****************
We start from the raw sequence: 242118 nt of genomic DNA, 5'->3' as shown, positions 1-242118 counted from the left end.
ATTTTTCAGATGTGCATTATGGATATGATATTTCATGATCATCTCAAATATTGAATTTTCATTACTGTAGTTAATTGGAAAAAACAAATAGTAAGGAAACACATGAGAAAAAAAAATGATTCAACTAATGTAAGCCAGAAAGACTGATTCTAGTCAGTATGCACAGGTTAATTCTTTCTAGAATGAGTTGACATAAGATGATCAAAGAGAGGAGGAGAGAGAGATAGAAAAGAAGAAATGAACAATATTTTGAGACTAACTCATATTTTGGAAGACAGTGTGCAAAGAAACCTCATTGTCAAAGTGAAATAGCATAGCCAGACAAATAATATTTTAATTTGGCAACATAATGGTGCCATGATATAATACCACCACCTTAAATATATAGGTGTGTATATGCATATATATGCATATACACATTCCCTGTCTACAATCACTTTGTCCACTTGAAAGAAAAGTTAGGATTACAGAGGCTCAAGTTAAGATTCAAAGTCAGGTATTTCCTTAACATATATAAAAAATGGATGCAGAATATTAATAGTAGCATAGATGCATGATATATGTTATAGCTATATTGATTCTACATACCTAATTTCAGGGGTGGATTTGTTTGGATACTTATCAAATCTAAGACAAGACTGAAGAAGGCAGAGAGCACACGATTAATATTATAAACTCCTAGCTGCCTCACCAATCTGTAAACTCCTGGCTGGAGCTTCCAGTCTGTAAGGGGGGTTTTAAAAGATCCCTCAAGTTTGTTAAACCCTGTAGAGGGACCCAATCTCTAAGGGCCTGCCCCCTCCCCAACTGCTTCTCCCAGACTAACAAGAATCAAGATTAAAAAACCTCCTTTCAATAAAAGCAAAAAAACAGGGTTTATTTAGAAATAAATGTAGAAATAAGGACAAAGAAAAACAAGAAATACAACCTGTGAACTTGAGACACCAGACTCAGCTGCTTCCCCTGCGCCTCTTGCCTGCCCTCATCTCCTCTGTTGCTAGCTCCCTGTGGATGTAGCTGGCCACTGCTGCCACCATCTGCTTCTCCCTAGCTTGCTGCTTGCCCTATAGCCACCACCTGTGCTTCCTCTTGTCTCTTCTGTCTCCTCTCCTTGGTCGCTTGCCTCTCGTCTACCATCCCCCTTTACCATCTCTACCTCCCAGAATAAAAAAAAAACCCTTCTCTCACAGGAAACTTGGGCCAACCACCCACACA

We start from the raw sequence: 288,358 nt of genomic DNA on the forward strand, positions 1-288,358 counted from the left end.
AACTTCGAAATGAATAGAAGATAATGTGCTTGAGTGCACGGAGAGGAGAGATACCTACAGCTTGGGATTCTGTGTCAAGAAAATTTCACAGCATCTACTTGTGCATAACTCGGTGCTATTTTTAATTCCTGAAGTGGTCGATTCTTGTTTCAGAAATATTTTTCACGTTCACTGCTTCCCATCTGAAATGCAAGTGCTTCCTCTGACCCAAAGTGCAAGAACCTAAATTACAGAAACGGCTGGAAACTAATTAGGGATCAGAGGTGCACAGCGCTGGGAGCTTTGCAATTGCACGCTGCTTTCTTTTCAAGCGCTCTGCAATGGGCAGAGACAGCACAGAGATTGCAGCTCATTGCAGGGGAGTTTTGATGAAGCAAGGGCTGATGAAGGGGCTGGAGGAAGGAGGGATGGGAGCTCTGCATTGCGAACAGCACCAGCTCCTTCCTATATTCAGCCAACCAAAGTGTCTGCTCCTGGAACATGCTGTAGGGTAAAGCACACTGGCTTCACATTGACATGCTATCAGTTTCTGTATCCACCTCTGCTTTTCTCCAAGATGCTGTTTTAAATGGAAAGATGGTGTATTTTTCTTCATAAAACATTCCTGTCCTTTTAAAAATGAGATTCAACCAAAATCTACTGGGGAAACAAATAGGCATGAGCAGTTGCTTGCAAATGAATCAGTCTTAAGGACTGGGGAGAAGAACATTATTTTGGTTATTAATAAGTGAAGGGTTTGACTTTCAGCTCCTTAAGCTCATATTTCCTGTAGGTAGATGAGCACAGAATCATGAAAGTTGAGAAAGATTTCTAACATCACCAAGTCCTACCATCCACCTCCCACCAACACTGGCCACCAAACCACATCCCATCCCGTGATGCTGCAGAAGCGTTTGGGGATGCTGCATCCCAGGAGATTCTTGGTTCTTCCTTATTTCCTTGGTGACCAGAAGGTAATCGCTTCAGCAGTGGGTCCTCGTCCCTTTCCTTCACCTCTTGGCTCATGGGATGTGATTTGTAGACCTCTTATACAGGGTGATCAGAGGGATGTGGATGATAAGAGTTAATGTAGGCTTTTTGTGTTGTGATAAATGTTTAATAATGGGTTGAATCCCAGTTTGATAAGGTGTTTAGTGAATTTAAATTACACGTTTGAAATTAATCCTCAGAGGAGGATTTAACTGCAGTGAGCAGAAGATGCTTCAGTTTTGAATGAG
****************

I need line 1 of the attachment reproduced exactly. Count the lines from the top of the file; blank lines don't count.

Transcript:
We start from the raw sequence: 242118 nt of genomic DNA, 5'->3' as shown, positions 1-242118 counted from the left end.